Global market sentiment ended on a fairly mixed note this past week. Taking a look at Wall Street, the tech-heavy Nasdaq 100 climbed about 2.3%, outperforming the cyclically-sensitive Dow Jones, which sank roughly 1.3%. The S&P 500 was caught in the middle, rising 0.42%. In Europe, the FTSE 100 declined 1.69% as the DAX 40 gained 0.41%. In the Asia-Pacific region, Japan’s Nikkei 225 gained 0.46% as Australia’s ASX 200 fell 0.62%.
Covid lockdown woes resurfaced towards the end of last week in Europe. Austria announced a nationwide lockdown with Germany leaving the door open to one amid a resurgence in Covid cases. A combination of European coronavirus woes and inflationary concerns in the United States helped push the US Dollar higher. This might have explained the rotation trade into tech stocks. Growth-linked crude oil prices dipped, with WTI falling to its lowest since early October.
The United States is heading for the Thanksgiving holiday, where stock and bond markets will be closed on the 25th. This will create illiquid trading conditions, opening the door to volatility given sudden news or economic data releases. President Joe Biden is also expected to announce the next Fed Chair before Thanksgiving. While Jerome Powell is expected to keep his role, odds of a Lael Brainard nomination have been rising.
The markets are estimating her nomination to be relatively more dovish. Still, the next chair will have to face rising uncertainty about where inflation is going in the world’s largest economy. Core PCE, which is the central bank’s preferred inflationary metric, will cross the wires. This is on top of GDP, durable goods and University of Michigan sentiment data. FOMC minutes are also on tap. All things considered, it is shaping up to be a busy week in the US.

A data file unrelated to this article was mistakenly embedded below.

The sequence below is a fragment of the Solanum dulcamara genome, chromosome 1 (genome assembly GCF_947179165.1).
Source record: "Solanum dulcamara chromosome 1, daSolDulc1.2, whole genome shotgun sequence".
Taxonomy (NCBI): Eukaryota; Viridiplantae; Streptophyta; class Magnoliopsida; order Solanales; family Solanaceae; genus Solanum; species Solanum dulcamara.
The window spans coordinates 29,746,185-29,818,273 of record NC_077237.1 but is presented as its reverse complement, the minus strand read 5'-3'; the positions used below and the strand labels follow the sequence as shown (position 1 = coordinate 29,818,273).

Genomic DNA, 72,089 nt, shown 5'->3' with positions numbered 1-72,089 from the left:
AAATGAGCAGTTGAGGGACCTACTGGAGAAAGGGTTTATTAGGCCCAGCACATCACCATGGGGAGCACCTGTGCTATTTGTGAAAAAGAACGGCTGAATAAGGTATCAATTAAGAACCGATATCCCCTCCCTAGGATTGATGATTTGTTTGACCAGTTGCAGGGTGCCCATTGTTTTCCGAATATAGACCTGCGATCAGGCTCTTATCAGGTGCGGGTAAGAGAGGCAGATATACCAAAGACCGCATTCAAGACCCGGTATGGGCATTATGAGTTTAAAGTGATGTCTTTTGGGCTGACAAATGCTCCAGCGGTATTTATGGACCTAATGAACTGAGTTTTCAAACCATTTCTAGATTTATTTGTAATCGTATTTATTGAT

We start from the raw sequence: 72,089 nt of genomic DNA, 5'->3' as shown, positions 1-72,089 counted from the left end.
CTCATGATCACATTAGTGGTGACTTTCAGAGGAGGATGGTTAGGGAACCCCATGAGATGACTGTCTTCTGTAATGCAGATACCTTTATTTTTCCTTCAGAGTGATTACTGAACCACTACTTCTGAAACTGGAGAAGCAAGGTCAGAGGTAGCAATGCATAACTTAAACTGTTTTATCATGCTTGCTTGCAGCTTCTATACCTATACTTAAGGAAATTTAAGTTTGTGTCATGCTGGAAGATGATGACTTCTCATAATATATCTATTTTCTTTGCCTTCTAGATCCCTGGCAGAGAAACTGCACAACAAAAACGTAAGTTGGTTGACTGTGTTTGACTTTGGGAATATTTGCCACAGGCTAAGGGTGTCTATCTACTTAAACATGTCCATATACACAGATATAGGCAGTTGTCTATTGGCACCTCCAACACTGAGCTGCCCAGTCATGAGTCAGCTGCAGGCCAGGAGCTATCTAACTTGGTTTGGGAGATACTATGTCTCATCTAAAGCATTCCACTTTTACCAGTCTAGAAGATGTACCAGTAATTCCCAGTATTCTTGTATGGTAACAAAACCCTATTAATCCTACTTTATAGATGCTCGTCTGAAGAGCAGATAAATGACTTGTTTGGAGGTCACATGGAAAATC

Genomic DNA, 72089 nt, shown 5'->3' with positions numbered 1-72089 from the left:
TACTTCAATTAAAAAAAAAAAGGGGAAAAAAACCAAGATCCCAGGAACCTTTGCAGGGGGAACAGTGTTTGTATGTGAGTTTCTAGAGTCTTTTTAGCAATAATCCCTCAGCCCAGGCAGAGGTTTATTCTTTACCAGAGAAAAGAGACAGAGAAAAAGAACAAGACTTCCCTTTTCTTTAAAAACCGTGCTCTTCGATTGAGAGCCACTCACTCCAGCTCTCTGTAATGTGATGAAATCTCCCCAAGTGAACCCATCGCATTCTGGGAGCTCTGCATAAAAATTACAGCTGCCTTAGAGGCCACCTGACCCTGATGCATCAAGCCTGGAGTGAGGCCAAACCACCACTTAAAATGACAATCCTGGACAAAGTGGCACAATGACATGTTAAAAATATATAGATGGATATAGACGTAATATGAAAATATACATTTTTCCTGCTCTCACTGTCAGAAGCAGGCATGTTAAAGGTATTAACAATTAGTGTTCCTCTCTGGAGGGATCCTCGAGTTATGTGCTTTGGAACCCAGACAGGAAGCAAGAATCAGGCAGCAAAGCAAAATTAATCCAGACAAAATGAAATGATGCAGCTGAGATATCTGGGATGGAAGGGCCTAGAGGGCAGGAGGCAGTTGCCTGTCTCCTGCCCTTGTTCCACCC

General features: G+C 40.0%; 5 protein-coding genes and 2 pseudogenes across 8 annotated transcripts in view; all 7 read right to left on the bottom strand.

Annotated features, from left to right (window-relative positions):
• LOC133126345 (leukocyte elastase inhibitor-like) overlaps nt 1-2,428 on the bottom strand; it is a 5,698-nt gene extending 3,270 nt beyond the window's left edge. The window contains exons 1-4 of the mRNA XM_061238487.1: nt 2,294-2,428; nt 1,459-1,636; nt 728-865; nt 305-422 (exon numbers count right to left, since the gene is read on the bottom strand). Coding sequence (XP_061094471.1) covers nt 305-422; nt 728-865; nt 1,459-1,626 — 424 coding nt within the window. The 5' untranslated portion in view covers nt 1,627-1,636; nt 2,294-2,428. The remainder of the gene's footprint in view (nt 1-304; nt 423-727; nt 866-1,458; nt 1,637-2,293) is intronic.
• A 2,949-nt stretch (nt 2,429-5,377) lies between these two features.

Markets will continue watching coronavirus cases in Europe to see if further lockdowns and restrictions could unfold, threatening growth outlook estimates. Meanwhile, NZD/USD will be closely eyeing the Reserve Bank of New Zealand, which is expected to deliver a rate hike this week. While that is priced in, markets will be gauging prospects of further tightening from the RBNZ in 2022. What else is in store for markets in the week ahead?
The US Dollar may remain on the offense with the Fed’s preferred gauge of inflation – core PCE – expected at the highest since 1991. Will Joe Biden’s Fed Chair nomination have lasting US Dollar impact?
The end of November and beginning of December is typically one of the best times of the year for US stocks. The Santa Claus rally nears.
The update to the Personal Consumption Expenditure (PCE) Price Index may prop up the price of gold if the Fed’s preferred gauge for inflation rises for 11 straight months.
This week’s sell-off has called into question the multi-month crypto rally. A period of rebuilding can help get the market back on track.
Oil fell last week after the United States and China appeared to be coordinating efforts to fight high prices. Will potential SPR releases between the two superpowers put OPEC on the defense?
Despite positive retail sales data, Sterling contends with a stronger dollar, post-Brexit headaches and apparent change in sentiment
With inflation and employment data much better than the RBNZ expected, risks are geared towards a possible 50bps hike
The S&P 500 appears vulnerable to a pullback amid waning buying momentum, price’s inability to break above the 4,700 level decisively and weakening market breadth.
Gold is holding onto its breakout gains created early this month; this should bode well for higher prices soon.